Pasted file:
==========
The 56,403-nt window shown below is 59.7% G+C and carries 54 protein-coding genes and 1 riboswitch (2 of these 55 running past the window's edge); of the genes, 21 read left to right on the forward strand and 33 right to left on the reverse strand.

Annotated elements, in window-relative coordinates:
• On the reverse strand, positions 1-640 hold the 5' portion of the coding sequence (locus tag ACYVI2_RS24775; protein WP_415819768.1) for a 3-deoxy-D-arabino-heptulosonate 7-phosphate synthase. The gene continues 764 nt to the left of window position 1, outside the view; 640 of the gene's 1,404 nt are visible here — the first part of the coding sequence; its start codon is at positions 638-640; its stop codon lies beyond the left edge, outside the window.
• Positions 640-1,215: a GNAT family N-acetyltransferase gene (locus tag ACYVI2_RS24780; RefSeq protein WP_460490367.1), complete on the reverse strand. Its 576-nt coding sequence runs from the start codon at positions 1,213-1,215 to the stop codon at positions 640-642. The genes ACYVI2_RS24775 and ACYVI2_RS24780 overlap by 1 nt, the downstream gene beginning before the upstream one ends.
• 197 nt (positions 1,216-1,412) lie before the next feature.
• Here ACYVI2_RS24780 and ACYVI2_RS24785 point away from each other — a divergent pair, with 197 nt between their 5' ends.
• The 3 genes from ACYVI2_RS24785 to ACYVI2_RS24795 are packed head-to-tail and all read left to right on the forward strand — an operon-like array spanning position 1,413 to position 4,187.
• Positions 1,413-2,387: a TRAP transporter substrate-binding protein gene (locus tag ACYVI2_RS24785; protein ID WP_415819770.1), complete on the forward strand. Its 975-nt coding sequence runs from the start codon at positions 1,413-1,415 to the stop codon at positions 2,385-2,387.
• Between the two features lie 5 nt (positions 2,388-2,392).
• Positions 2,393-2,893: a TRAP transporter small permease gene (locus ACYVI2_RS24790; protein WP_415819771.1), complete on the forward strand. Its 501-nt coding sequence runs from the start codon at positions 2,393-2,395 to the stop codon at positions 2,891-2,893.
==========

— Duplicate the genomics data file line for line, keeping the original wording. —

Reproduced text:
The 56,403-nt window shown below is 59.7% G+C and carries 54 protein-coding genes and 1 riboswitch (2 of these 55 running past the window's edge); of the genes, 21 read left to right on the forward strand and 33 right to left on the reverse strand.

Annotated elements, in window-relative coordinates:
• On the reverse strand, positions 1-640 hold the 5' portion of the coding sequence (locus tag ACYVI2_RS24775; protein WP_415819768.1) for a 3-deoxy-D-arabino-heptulosonate 7-phosphate synthase. The gene continues 764 nt to the left of window position 1, outside the view; 640 of the gene's 1,404 nt are visible here — the first part of the coding sequence; its start codon is at positions 638-640; its stop codon lies beyond the left edge, outside the window.
• Positions 640-1,215: a GNAT family N-acetyltransferase gene (locus tag ACYVI2_RS24780; RefSeq protein WP_460490367.1), complete on the reverse strand. Its 576-nt coding sequence runs from the start codon at positions 1,213-1,215 to the stop codon at positions 640-642. The genes ACYVI2_RS24775 and ACYVI2_RS24780 overlap by 1 nt, the downstream gene beginning before the upstream one ends.
• 197 nt (positions 1,216-1,412) lie before the next feature.
• Here ACYVI2_RS24780 and ACYVI2_RS24785 point away from each other — a divergent pair, with 197 nt between their 5' ends.
• The 3 genes from ACYVI2_RS24785 to ACYVI2_RS24795 are packed head-to-tail and all read left to right on the forward strand — an operon-like array spanning position 1,413 to position 4,187.
• Positions 1,413-2,387: a TRAP transporter substrate-binding protein gene (locus tag ACYVI2_RS24785; protein ID WP_415819770.1), complete on the forward strand. Its 975-nt coding sequence runs from the start codon at positions 1,413-1,415 to the stop codon at positions 2,385-2,387.
• Between the two features lie 5 nt (positions 2,388-2,392).
• Positions 2,393-2,893: a TRAP transporter small permease gene (locus ACYVI2_RS24790; protein WP_415819771.1), complete on the forward strand. Its 501-nt coding sequence runs from the start codon at positions 2,393-2,395 to the stop codon at positions 2,891-2,893.